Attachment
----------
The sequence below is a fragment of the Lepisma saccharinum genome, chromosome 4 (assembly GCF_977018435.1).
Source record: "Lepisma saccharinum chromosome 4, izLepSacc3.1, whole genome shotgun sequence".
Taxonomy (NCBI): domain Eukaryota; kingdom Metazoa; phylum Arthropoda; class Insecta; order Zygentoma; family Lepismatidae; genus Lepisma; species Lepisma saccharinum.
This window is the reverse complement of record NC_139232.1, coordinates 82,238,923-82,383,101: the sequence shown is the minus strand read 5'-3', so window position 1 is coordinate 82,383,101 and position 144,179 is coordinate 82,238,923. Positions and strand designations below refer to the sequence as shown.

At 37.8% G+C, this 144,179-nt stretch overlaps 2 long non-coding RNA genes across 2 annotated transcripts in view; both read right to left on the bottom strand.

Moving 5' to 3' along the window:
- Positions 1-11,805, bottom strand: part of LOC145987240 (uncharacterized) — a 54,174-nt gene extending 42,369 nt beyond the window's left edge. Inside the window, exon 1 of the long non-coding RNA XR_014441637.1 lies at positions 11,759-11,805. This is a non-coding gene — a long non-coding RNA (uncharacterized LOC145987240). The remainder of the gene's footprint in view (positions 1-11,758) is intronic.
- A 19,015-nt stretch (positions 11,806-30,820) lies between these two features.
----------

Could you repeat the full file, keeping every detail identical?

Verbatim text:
The sequence below is a fragment of the Lepisma saccharinum genome, chromosome 4 (assembly GCF_977018435.1).
Source record: "Lepisma saccharinum chromosome 4, izLepSacc3.1, whole genome shotgun sequence".
Taxonomy (NCBI): domain Eukaryota; kingdom Metazoa; phylum Arthropoda; class Insecta; order Zygentoma; family Lepismatidae; genus Lepisma; species Lepisma saccharinum.
This window is the reverse complement of record NC_139232.1, coordinates 82,238,923-82,383,101: the sequence shown is the minus strand read 5'-3', so window position 1 is coordinate 82,383,101 and position 144,179 is coordinate 82,238,923. Positions and strand designations below refer to the sequence as shown.

At 37.8% G+C, this 144,179-nt stretch overlaps 2 long non-coding RNA genes across 2 annotated transcripts in view; both read right to left on the bottom strand.

Moving 5' to 3' along the window:
- Positions 1-11,805, bottom strand: part of LOC145987240 (uncharacterized) — a 54,174-nt gene extending 42,369 nt beyond the window's left edge. Inside the window, exon 1 of the long non-coding RNA XR_014441637.1 lies at positions 11,759-11,805. This is a non-coding gene — a long non-coding RNA (uncharacterized LOC145987240). The remainder of the gene's footprint in view (positions 1-11,758) is intronic.
- A 19,015-nt stretch (positions 11,806-30,820) lies between these two features.